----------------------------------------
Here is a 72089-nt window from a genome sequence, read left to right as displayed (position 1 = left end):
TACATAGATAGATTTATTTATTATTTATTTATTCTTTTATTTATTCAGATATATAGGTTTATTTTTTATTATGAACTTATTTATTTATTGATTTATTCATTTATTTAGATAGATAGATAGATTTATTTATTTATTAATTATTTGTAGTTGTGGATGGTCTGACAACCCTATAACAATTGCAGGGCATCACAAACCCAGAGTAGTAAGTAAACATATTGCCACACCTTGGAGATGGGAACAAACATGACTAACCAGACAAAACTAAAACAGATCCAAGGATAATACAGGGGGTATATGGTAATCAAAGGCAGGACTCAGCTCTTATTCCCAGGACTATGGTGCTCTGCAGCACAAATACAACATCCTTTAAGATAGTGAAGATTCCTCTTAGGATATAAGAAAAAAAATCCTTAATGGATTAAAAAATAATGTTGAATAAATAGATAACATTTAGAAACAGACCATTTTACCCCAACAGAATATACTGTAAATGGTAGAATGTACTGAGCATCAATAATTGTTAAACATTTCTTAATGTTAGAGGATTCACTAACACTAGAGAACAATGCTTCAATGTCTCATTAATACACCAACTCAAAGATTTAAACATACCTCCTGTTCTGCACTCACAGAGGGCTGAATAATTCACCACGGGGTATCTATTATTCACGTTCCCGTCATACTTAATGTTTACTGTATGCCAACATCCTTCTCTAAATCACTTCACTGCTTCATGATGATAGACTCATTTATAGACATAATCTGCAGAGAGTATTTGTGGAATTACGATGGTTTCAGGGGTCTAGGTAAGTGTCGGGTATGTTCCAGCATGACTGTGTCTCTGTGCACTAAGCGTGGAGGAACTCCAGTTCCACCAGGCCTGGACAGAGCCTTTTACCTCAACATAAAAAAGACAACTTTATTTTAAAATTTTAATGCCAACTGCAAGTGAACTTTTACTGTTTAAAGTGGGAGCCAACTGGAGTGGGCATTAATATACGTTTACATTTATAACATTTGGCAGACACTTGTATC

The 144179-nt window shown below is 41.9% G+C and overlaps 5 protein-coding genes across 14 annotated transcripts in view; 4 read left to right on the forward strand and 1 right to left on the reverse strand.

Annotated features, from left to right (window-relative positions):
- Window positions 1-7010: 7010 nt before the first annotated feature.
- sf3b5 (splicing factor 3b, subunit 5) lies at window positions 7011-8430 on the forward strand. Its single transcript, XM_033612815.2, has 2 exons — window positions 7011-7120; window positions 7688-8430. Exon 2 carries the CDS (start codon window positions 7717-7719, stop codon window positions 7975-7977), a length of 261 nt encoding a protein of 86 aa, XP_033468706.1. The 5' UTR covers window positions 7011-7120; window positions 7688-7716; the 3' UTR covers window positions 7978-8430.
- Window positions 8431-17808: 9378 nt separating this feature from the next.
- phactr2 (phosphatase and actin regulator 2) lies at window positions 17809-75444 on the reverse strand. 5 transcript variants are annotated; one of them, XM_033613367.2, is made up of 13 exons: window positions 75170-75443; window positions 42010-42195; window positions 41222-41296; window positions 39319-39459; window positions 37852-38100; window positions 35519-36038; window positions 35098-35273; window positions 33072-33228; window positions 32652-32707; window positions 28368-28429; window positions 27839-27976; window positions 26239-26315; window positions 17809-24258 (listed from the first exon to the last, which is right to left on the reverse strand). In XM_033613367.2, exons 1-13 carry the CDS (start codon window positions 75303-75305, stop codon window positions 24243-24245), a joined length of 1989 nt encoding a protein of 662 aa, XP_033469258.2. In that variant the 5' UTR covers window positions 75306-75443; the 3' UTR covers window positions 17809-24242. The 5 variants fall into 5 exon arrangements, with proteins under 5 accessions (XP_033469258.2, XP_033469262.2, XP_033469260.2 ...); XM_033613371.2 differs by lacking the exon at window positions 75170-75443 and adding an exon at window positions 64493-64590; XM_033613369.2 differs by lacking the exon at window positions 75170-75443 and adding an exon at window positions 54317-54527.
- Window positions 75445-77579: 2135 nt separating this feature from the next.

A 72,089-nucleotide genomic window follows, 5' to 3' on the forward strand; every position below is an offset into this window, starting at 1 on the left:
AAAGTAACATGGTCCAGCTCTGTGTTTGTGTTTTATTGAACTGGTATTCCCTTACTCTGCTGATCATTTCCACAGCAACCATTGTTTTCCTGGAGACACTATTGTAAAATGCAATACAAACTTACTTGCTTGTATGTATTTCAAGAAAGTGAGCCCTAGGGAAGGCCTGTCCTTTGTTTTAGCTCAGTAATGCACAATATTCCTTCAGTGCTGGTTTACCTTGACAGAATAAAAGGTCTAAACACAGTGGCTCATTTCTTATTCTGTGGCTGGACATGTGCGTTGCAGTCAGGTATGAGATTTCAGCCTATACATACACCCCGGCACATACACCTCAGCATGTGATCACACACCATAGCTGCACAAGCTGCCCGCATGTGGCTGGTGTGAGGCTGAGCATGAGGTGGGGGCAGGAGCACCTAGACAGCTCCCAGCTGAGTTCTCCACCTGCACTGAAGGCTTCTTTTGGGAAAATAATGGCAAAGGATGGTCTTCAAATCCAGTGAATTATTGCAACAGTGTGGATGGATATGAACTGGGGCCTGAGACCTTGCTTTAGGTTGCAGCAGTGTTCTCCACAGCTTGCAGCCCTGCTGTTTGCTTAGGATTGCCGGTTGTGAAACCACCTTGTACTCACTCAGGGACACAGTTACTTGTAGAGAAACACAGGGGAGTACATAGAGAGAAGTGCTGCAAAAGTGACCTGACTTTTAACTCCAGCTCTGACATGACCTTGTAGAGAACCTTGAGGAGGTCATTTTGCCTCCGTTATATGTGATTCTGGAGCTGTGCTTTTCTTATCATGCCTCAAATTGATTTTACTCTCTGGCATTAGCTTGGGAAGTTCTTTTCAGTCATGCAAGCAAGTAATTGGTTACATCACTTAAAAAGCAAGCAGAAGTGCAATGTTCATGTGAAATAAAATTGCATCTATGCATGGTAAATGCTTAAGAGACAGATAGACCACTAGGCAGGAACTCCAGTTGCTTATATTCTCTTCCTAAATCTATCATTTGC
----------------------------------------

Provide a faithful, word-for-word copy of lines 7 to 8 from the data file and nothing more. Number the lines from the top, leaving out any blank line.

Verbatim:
- Window positions 8431-17808: 9378 nt separating this feature from the next.
- phactr2 (phosphatase and actin regulator 2) lies at window positions 17809-75444 on the reverse strand. 5 transcript variants are annotated; one of them, XM_033613367.2, is made up of 13 exons: window positions 75170-75443; window positions 42010-42195; window positions 41222-41296; window positions 39319-39459; window positions 37852-38100; window positions 35519-36038; window positions 35098-35273; window positions 33072-33228; window positions 32652-32707; window positions 28368-28429; window positions 27839-27976; window positions 26239-26315; window positions 17809-24258 (listed from the first exon to the last, which is right to left on the reverse strand). In XM_033613367.2, exons 1-13 carry the CDS (start codon window positions 75303-75305, stop codon window positions 24243-24245), a joined length of 1989 nt encoding a protein of 662 aa, XP_033469258.2. In that variant the 5' UTR covers window positions 75306-75443; the 3' UTR covers window positions 17809-24242. The 5 variants fall into 5 exon arrangements, with proteins under 5 accessions (XP_033469258.2, XP_033469262.2, XP_033469260.2 ...); XM_033613371.2 differs by lacking the exon at window positions 75170-75443 and adding an exon at window positions 64493-64590; XM_033613369.2 differs by lacking the exon at window positions 75170-75443 and adding an exon at window positions 54317-54527.